Mr. Paulson, however, was peppered with questions about the terms of the investment by other chief executives with experience in deal-making: Lloyd C Blankfine of Goldman Sachs, Vikram S Pandit of Citigroup , John Thain of Merrill Lynch and Mr. Dimon.
Among their concerns were: How would the government’s stake affect other preferred shareholders? Would the Treasury Department demand some control over management in return for the capital? How would the warrants work?
With the discussion becoming heated, the chairman of the Federal Reserve, Ben S. Bernanke, who was seated next to Mr. Paulson, interceded. He told the bankers that the session need not be combative, since both the banks and the broader economy stood to benefit from the program. Without such measures, he added, the situation of even healthy banks could deteriorate.
The president of the Federal Reserve Bank of New York, Timothy F. Geithner, then proceeded to outline the details of the investment program. When the bankers heard the amount of money the government planned to invest, they were stunned by its size, according to several people.
As they heard more of the details, some of the bankers began to realize how attractive the program was for them.
Even as they insisted that they did not need the money, bankers recognized that the extra capital could be helpful if the economy became shakier. Besides, many of these banks’ biggest businesses are tied to the stock and credit markets; the quicker they improve, the better their results.
Later, Mr. Pandit told colleagues that the investment would give Citigroup more flexibility to borrow and lend. Mr. Dimon told colleagues he believed the relatively cheap capital was a fair deal for his bank. Mr. Lewis said he recognized the prospects of his bank were closely aligned with the American economy.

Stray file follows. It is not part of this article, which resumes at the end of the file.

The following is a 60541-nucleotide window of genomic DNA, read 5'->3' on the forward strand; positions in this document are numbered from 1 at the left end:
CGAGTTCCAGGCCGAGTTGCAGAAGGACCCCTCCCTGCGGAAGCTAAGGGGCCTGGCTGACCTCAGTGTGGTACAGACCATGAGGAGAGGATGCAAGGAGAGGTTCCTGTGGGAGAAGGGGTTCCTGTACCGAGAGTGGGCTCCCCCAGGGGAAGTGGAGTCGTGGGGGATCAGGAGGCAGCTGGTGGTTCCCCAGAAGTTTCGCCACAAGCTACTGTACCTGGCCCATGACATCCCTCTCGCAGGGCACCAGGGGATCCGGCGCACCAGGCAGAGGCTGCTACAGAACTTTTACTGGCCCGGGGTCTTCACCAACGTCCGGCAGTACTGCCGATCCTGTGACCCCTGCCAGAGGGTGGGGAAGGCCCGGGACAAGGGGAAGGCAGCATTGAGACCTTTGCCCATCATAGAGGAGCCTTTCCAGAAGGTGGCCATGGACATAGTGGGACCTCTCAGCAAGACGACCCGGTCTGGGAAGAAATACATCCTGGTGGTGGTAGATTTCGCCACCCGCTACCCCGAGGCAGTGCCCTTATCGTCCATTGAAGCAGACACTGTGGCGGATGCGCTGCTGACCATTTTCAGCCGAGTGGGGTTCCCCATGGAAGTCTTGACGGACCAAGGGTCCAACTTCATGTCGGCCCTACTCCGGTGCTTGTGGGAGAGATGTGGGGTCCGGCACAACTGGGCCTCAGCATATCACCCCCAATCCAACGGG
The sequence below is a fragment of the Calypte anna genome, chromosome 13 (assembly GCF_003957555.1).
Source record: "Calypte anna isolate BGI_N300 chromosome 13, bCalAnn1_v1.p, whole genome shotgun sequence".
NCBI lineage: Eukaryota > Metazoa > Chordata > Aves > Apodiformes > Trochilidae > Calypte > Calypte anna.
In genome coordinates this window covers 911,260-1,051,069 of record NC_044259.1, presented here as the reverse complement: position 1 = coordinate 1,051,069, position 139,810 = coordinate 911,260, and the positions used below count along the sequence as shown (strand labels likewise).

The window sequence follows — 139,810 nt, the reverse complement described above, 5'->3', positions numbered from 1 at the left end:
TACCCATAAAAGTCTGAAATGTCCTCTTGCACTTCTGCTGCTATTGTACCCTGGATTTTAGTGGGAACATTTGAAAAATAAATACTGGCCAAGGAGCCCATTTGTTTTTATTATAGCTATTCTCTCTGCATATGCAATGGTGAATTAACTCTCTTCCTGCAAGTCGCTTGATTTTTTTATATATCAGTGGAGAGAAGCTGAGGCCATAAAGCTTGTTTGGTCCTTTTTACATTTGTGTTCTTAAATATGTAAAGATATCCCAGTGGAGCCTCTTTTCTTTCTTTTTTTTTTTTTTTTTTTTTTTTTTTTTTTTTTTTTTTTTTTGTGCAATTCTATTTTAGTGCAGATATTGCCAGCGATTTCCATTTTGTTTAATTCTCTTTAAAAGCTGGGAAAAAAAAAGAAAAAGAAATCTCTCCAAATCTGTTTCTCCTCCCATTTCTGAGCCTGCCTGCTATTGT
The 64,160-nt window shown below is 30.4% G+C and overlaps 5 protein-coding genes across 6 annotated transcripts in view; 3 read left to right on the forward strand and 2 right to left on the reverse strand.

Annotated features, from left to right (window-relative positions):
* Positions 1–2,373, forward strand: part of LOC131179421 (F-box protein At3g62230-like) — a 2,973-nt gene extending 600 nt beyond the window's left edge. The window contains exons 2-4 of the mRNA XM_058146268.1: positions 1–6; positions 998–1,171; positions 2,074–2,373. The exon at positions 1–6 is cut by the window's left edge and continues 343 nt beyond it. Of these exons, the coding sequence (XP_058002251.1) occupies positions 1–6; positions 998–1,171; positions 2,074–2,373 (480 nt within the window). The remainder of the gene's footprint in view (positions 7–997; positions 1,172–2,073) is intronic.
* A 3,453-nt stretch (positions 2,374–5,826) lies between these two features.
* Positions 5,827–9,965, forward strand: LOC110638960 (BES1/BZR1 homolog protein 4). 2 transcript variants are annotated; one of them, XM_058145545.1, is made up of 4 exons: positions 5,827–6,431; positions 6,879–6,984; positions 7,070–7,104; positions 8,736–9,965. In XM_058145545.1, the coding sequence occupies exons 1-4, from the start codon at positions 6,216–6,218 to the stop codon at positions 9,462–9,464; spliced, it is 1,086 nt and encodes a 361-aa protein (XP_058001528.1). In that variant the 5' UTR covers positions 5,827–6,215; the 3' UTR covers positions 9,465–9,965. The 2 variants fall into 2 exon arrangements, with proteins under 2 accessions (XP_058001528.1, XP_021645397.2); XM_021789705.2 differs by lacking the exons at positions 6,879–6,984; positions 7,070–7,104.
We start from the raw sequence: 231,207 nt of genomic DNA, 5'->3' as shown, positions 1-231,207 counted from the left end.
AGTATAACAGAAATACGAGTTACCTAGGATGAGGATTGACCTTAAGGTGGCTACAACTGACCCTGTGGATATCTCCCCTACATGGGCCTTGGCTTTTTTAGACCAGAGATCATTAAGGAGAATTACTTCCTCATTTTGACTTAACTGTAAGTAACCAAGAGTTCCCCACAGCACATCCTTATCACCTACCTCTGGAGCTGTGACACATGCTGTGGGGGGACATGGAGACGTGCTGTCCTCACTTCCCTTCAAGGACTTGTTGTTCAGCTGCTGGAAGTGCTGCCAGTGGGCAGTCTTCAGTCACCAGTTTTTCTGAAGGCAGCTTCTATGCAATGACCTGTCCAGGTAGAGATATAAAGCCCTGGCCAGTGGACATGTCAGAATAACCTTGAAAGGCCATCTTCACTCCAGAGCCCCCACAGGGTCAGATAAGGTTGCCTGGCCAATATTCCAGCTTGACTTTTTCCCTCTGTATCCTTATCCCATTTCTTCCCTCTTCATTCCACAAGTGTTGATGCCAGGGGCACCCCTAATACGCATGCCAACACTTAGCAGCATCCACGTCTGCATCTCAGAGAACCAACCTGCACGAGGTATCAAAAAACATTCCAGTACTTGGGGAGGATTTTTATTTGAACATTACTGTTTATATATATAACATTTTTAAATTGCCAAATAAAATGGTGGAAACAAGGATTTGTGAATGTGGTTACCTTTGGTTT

Mr. Thain was intrigued by the terms of the guarantee by the Federal Deposit Insurance Corporation on new senior debt issued by banks, participants said. He mentally calculated the maturities on debt issued by Merrill Lynch, to determine how the program could benefit his bank.
For Mr. Paulson, selling the bankers on capital injections may not have been as difficult as overhauling a rescue program that had originally focused on asset purchases from banks. In the interview, Mr. Paulson said the worsening conditions made a change in focus imperative.
“I’ve always said to everyone that ever worked for me, if you get too dug in on a position, the facts change, and you don’t change to adapt to the facts, you will never be successful,” he said in the interview.
Mr. Paulson insisted that purchases of distressed assets would remain a big part of the program. But having allocated $250 billion to direct investments, the Treasury has only $100 billion left from its initial allotment of $350 billion from Congress to spend on those purchases.
As the meeting wound down, participants said, the bankers focused more on contacting their boards before signing the agreement with the Treasury Department. With time running short and private space limited, some of the bankers left the Treasury building, heading for their limousines while speaking urgently into cellphones.
“I don’t think we need to be talking about this a whole lot more,” Mr. Lewis said, according to a person briefed on the meeting. “We all know that we are going to sign.”